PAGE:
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Introduction to CSE and project management course
Impact Experience Design (IED)
The learning unit introduces the importance of experience design to achieve impactful solutions. As described in CSE competencies ¨Facilitating thinking outside the box¨ is precisely one of the biggest needs of our Century. Innovative solutions came from innovative ideas and to do so, fostering creativity and collaboration among transdisciplinary perspectives needs to be encouraged. The learning unit tends to embrace creative thinking and innovation to learn how to recognize the difficulties of CSE projects and provide innovative and efficient solutions by identifying the interrelationship between social entrepreneurship and the design thinking methodology.
Social Business Finance
This learning unit introduces learners to Social Finance and the social economy. The focus of this learning unit is to understand the opportunities of Social Entrepreneurship, Social Business, and Non-Profit-Organizations. Competition among different actors is high, and communication has changed through digital transformation. Marketing strategies have become key points in reaching target audiences and funds. Apart from focusing on the social business economy, the module aims for the students to develop their skills in Marketing. As defined in the CSE Personal & Professional Skills ¨Creating a vision based on anticipated futures¨ including strategy for achieving long-term resilience, the three elements highlighted embrace the initiative (vision) the application (strategy), and the stability (resilience). Furthermore, students will acquire knowledge about accounting concepts and principles of different types of financial statements through examples located in sustainable social business.
Introduction to CSE Project management
• Incorporate digital tools and best practices to improve the work dynamic of the Startup. • Internal plan, compiling a plan that includes risk, time, monitoring, and evaluation strategy
Business Ethics and Intercultural management
• Intercultural SWOT analysis • Intercultural plan management • Brand strategy and long-term objectives.
CSE and project management

A prototype is an example, or a draft intended to explore the ideas gathered and ¨bring light¨ to the product development. Prototyping is essential while designing, for the reason that it is easier to evaluate a product or project in an early stage and adapt the necessary changes.

Although a prototype might be a very first idea, it helps to present to the rest of the stakeholders involved in the project, such as workmates, investors, or potential users the reasons behind the idea. In this phase, involving stakeholders in prototype sessions matters since all the needs and requirements need to be aligned from the very beginning. With a solid prototype, the outcomes derivate from the testing session will be more concrete and definite. However, it also depends on the budget and time allocation. Sometimes, grasp prototypes work to define the ¨how¨ and set the initial way for further progress.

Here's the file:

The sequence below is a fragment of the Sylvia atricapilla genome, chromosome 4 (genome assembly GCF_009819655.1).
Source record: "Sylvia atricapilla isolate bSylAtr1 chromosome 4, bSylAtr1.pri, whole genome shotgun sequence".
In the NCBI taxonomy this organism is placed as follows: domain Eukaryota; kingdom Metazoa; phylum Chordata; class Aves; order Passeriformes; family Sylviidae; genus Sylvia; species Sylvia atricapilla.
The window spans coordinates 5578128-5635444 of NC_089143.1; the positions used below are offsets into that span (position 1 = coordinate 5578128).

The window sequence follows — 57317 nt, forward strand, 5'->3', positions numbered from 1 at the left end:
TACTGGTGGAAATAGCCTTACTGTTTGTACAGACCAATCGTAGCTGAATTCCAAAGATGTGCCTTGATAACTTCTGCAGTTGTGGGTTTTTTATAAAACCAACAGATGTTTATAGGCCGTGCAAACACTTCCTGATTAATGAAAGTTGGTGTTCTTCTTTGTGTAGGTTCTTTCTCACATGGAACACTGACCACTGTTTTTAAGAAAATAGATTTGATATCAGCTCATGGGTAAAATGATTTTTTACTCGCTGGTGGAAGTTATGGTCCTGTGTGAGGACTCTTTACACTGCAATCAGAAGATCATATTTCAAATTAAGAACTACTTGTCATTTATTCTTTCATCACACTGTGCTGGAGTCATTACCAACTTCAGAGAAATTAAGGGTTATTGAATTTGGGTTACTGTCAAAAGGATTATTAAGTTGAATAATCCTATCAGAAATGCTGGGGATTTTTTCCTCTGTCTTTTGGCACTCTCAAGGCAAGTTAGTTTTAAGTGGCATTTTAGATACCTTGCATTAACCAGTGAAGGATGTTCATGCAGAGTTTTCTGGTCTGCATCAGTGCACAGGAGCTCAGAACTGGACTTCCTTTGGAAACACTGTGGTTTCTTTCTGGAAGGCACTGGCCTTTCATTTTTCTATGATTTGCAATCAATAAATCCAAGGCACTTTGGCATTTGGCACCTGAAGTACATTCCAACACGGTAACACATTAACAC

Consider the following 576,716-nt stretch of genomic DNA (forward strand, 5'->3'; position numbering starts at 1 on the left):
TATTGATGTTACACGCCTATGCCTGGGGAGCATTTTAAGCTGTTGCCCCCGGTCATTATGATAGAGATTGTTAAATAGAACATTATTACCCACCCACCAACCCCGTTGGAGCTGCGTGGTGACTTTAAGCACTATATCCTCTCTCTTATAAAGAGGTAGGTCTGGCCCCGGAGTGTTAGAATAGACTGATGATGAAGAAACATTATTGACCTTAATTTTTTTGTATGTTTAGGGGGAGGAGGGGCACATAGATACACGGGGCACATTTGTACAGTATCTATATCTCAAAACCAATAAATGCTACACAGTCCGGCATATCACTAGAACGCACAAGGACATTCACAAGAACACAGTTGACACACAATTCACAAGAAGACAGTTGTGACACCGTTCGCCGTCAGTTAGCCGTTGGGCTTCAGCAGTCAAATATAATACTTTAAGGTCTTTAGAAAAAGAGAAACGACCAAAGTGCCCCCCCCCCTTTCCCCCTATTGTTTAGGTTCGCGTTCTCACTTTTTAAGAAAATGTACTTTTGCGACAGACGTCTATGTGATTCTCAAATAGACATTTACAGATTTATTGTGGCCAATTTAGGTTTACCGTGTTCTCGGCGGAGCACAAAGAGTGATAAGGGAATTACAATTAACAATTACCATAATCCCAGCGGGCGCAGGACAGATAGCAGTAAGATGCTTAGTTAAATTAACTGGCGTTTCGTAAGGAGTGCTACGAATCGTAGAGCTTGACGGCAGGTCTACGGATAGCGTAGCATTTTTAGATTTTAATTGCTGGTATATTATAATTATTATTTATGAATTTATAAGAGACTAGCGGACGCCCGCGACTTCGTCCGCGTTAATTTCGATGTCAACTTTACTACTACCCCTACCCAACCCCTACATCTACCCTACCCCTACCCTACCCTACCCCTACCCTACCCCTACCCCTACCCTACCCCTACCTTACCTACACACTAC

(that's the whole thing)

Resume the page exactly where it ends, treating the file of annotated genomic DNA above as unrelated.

There are different types of prototypes that follow a trajectory of development from low fidelity to high fidelity (Walker et al., 2002). Low fidelity prototypes are the ones that do not take so much time to develop and may include ¨sketches¨ or ¨paper prototypes¨. On the contrary, high-fidelity prototypes take a longer period of time as further details and features are incorporated. With the emergence of digital platforms such as websites, blogs, and portfolios, digital prototypes become essential to showcase the expected outcome.

Diving into the subject, we will draw attention to the several types of prototypes and their main characteristics:


Examples of wireframes

The importance of prototyping resides in challenging of assumptions and conveying the changes, refinements and further improvements increasing the likelihood of a more positive design. Additionally, prototyping is based in learning by doing, experimenting, and searching possible solutions towards the problems or incurrences may arise.

For further reading about prototyping, you can consult UsabilityNet. In addition, an interesting easy-to-use digital tool for prototyping is FIGMA. Figma supplies various sources and guidelines on how to use the platform and, moreover, it has a big community of designers and testers. Templates for prototyping can be easily found there and their webpage includes a guide on how to use FIGMA.

(https://www.figma.com/resources/learn-design/ )


Task 5: Watch the following video and share your answers to the questions presented on the forum.

  1. Why is necessary to use sketching and prototyping?
  2. What are the main differences between Digital prototyping and Native prototyping?
  3. When is necessary to prototype before or after the testing phase? Why?

The takeaway: 

As the video presented, paper prototypes can approach other forms of prototyping such as wireframes. Even counting with few resources, a prototyping session can take place in many forms. Therefore, focusing on the process rather than on the result will help you to evaluate the essential characteristics of your prototype. 

In the last phase of Design Thinking, we will test our prototype and which evaluation methodologies can be used to understand the ¨pain points¨ of our design.

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